Governance Improving
Bureaucracy and corruption remain stubborn foes. Nearly one in two people reported having paid a bribe in the past 12 months when interacting with public institutions and services, according to the AfDB.

Even so, governance is clearly improving. Twenty Sub-Saharan countries are considered democracies versus just four in 1991. Botswana and Cape Verde score respectably in Transparency International’s Corruption Perception Index, ranking alongside more developed nations.

Across Sub-Saharan Africa, the costs of a business start-up have fallen by more than two-thirds over the past seven years and the time required for business starts has fallen by half. “New property registration programs, improvements to trading across borders, simplified tax processes, improved solvency framework, and strengthened investor protections have contributed to growth,” says the AfDB.

The tiny Indian Ocean island of Mauritius has become a business showcase, rising to No. 19 in the World Bank’s Doing Business indicators. Rwanda gets credit for adopting global best practices such as one-stop construction permits, ease-of-credit reforms and simplified tax payment. Zambia and Zimbabwe created Africa’s first one-stop border post, shortening wait times for trucks from three days to same-day and for passengers from three hours to 30 minutes. Ghana is working to create a cross-sector online business directory to match SMEs with investors and suppliers.

No ‘False Dawn’ This Time

Since 2000, African GDP has risen 5% a year, and real income per capital has grown 2.1% a year. The percentage of people living in poverty has fallen slowly but steadily since 1981, leading economists and others to believe that Africa will remain on the rise.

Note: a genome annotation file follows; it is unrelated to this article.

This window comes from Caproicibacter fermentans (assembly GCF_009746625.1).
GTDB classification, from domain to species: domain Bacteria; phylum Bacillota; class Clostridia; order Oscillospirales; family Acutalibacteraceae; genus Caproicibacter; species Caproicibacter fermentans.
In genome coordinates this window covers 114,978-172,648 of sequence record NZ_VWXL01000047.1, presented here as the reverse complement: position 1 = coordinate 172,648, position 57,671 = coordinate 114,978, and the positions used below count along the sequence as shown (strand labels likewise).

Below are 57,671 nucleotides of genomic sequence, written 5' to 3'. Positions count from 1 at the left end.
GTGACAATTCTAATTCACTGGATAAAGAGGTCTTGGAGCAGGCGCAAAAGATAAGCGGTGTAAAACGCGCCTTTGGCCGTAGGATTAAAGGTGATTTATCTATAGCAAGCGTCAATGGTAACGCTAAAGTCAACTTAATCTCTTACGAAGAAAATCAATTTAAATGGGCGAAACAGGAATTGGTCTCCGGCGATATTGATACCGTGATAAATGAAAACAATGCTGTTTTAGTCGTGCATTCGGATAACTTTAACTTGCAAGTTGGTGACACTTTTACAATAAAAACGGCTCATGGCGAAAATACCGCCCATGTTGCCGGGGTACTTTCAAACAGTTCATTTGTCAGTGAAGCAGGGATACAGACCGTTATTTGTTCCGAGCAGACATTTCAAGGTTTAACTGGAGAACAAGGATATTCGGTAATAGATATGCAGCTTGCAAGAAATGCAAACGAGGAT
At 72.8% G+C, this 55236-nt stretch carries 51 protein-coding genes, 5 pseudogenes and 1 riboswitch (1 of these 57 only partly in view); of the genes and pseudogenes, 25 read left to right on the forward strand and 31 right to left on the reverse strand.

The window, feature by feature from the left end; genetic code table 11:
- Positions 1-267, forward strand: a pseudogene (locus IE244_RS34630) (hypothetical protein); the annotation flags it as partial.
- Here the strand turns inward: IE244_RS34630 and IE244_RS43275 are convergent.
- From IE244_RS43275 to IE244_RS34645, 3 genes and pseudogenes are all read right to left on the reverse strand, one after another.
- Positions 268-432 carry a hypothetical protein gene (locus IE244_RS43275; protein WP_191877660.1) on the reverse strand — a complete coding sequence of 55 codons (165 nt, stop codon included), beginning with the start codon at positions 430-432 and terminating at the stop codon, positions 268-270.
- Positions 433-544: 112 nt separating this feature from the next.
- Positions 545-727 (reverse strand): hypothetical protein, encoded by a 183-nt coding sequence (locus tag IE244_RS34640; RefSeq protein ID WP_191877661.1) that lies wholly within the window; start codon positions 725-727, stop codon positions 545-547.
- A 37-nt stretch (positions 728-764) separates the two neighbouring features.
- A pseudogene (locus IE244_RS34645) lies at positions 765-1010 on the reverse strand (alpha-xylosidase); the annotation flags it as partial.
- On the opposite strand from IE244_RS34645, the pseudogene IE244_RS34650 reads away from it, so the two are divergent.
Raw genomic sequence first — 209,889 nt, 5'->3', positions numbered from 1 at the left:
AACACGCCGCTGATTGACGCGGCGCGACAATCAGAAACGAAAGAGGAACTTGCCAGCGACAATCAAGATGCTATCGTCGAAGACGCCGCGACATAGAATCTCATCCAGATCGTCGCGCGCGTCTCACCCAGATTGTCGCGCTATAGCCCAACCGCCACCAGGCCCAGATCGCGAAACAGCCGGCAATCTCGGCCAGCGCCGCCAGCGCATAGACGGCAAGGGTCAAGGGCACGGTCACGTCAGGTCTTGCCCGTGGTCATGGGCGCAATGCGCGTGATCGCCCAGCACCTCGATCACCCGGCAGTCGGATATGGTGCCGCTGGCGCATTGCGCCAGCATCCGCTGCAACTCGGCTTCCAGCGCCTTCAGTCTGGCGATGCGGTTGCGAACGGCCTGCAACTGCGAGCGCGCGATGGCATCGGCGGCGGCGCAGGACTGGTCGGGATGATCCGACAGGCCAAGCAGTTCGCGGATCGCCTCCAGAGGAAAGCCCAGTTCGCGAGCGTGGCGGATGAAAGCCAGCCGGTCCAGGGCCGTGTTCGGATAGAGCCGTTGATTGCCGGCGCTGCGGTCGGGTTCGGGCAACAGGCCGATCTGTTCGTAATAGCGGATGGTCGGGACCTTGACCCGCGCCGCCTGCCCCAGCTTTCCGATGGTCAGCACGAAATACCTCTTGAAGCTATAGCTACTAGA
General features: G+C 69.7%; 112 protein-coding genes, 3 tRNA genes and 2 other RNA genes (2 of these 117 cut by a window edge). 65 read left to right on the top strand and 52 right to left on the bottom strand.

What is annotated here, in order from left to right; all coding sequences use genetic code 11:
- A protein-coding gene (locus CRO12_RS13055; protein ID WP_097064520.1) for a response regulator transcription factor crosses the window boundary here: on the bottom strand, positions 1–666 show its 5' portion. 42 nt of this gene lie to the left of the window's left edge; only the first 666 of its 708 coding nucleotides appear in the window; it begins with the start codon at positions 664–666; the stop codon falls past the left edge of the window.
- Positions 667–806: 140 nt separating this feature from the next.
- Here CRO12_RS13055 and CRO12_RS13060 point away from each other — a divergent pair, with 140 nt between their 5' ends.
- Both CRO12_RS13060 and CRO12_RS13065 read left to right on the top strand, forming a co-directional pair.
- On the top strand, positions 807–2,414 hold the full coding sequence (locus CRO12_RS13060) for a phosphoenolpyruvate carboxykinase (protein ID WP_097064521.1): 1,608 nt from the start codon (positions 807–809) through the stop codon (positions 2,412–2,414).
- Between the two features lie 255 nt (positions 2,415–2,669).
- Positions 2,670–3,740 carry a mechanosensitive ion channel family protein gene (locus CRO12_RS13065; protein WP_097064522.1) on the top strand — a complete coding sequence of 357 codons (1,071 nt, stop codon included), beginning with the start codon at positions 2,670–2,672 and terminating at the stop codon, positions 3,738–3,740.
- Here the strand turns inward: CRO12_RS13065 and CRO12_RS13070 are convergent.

The World Bank says 27 African countries are now “middle income,” and another 13 will be middle income in 10 years. The IMF says 11 of the world’s 20 fastest-growing economies will be African through 2017.

Within a generation, Ernst & Young says, “the likes of Nigeria, Ghana, Angola, Egypt, Kenya, Ethiopia and South Africa will be considered among the growth powerhouses of the global economy.”

MEGA CITIES

Fifty-two African cities now have populations of 1 million or more, the same number as Europe. Several, such as Dar es Salaam and Kinshasa, are among the fastest-growing cities in the world.

ity Country 2015 Population (M) 2025 Population (M)
Lagos Nigeria 12.4 15.8
Kinshasa DR Congo 10.7 15
Luand Angola 6 8
Abidjan Ivory Coast 4.8 6.3
Nairobi Kenya 4.3 6.2
Dar es Salaam Tanzania 4.2 6.2
Kano Nigeria 3.9 5.1
Johannesburg S. Africa 3.9 4.1
Cape Town S. Africa 3.6 3.8
Addis Ababa Ethiopia 3.4 4.8
Dakar Senegal 3.4 4.3
Ekurhuleni S. Africa 3.4 3.6
Ibadan Nigeria 3.3 4.2
Durban S. Africa 3 3.2
Accra Ghana 2.8 3.5
Douala Cameroon 2.5 3.1

Source: United Nations Human Settlements Programme (UN Habitat)

Mombasa is vying to become one of the dominant east coast ports; but with port costs in Africa 50% higher than the rest of the world, investment and efficiency are essential to stimulate trade. Elsewhere, efficient ports unload and move containers out of port in two or three days. In Sub-Saharan Africa the average is 14 days.